For Welles Fanatics Only
Bill Fleck | Wurtsboro, NY USA | 01/14/2002
(2 out of 5 stars)
"When Orson Welles died in 1985, he left behind a body of unfinished work almost legendary among cinephiles. The cinematographer on most of these projects was Gary Graver. WORKING WITH ORSON WELLES is Graver's take on that body of unfinished work. Sight unseen, you might expect some clips from THE OTHER SIDE OF THE WIND, THE DREAMERS, KING LEAR, and perhaps even DON QUIXOTE. Unfortunately, perhaps for legal reasons, this work is short on such items. In fact, WORKING WITH WELLES is short on Welles himself. Oh, there are stories...lots of stories...Graver interviews several people involved in the filming of WIND and talks endlessly himself about how much of an honor it was to work with the Man. But in the end, these interviews with Peter Bogdanovich, Cameron Mitchell, Frank Marshall, and others get rather dull. And Graver's canned introductions are even harder to take. There are some interesting snippets of Welles working in Italy, and the inclusion of the trailer for F FOR FAKE is nice, but two of Gravers' short films seem to be here for no other reason than Graver feels that they should be seen (ditto the trailer for Oja Kodar's JADED, a film it seems she was able to make solely on the strength of her association with Welles). In short, then, WORKING WITH ORSON WELLES is a curio for Welles fanatics only. Others will find it somewhat less than interesting."
Document of the last 15 years of the life
Kevin Lindgren | Twin Cities, MN United States | 02/16/2002
(4 out of 5 stars)
"of a filmmaker. As such, this film is of legitimate interest not only to die-hard fans of Welles but also to anyone with a serious interest in the history of film.
The flaws are there: too little Welles; too much, perhaps, of Mr. Graver, whose persona cannot help but seem a little flat compared to the over-the-top Orson. The clips from F for Fake and the trailer for Citizen Kane are available elsewhere. Only the F for Fake trailer is really new. It's the hard-to-find Orson Welles: One-Man Band that apparently contains actual segments from Other Side of the Wind, the "unfinished" film on which Gravers did his most important work with Welles.
However the various Welles stories provide a chronology of the making of a pontentially great film, and provide genuine insight into how Welles worked with actors and camera crews, as well as the "guerilla" filmmaking style of the '70s, normally associated with Coppola, Scorsese and Lucas, but hardly with Orson Welles. Working with Orson Welles helps to sketch one part of an era of American movie-making -- the important years 1970-1985 -- which otherwise might have remained undocumented."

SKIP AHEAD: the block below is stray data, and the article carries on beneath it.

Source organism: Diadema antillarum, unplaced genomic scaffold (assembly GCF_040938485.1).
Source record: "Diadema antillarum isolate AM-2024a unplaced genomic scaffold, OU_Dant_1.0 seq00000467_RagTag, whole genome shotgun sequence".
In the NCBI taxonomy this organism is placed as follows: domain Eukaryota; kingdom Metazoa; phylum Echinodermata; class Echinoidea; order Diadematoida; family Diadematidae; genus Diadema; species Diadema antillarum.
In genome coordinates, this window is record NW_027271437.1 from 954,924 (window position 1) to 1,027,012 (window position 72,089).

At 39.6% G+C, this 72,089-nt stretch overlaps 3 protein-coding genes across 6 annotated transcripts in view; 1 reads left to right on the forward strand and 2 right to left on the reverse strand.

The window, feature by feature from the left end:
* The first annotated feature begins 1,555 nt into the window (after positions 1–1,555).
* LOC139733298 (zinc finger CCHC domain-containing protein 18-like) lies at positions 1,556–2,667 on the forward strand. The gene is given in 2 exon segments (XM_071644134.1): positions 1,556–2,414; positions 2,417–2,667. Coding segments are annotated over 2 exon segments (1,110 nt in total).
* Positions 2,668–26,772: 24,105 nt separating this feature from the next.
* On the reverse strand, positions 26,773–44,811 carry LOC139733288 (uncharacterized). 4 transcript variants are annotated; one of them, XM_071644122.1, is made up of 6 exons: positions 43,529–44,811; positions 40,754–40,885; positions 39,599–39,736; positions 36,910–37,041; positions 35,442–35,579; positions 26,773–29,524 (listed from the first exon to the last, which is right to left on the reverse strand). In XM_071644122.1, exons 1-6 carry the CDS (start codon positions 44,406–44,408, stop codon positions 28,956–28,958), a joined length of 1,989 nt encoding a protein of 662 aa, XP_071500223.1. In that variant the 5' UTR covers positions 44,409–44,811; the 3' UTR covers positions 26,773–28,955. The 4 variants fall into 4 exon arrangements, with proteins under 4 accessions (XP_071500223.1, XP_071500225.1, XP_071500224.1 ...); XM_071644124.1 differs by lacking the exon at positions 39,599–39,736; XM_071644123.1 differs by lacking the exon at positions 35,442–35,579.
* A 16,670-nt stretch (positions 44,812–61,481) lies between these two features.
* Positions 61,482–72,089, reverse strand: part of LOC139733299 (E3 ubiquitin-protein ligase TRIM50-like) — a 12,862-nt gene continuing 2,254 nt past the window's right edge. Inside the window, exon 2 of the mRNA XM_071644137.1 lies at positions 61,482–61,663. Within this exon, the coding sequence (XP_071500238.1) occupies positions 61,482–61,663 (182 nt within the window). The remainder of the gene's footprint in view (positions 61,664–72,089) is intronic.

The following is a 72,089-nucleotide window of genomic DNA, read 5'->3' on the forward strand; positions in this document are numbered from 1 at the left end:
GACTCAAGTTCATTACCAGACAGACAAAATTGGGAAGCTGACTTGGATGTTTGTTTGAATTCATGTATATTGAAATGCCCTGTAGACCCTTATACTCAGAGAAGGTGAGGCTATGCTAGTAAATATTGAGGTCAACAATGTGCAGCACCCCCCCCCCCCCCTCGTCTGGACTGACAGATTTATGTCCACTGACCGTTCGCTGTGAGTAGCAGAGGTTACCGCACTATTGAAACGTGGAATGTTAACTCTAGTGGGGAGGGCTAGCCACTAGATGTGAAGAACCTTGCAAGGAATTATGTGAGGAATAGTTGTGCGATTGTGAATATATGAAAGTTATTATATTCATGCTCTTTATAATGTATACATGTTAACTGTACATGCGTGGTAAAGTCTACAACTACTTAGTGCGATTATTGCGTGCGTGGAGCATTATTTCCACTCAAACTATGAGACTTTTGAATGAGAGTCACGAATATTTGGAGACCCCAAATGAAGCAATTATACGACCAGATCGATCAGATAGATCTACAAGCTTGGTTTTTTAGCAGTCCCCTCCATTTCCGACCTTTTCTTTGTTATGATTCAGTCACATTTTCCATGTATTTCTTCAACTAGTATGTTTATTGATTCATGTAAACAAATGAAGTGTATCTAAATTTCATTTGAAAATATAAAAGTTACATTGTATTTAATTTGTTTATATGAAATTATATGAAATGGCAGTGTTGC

Will the REAL Orson Welles please step forward!
Michael Ryan | Denver, Colorado | 12/21/2009
(5 out of 5 stars)
"I found this documentary by the last cinematographer to work with Orson Welles
to be a fascinating insight into the personality and working life of the cinema's
most famous director. It is told in a straight-forward honest viewpoint and does
not gloss-over the brilliant, but egocentric, creator of some of the milestones of
Twentieth Century Cinema. This is a portrait of Orson in his declining years, when
he was working on strictly personal and low-budget projects, at a time when he
had lost any studio or financial support. It's an uncommon documentary by Peter
Jason, the cinematographer and Welles confidant, giving us a glimpse into some
of the later, obscure, and lost or unreleased works of the master filmmaker.
We see film clips and scenes, as well as behind the scenes interviews, and rare
workprint material, that gives us some idea, some impression, of where the
restless creativity of Welles was headed in the declining years of his life. This DVD
is highly recommended to fans of the life and works of Orson Welles and would
be invaluable to any student of the cinema or those interested in the life and work
of one of the creative giants of the American Cinema. Get this one quickly if you
can find a copy as it is "out-of-print" and becoming scarce."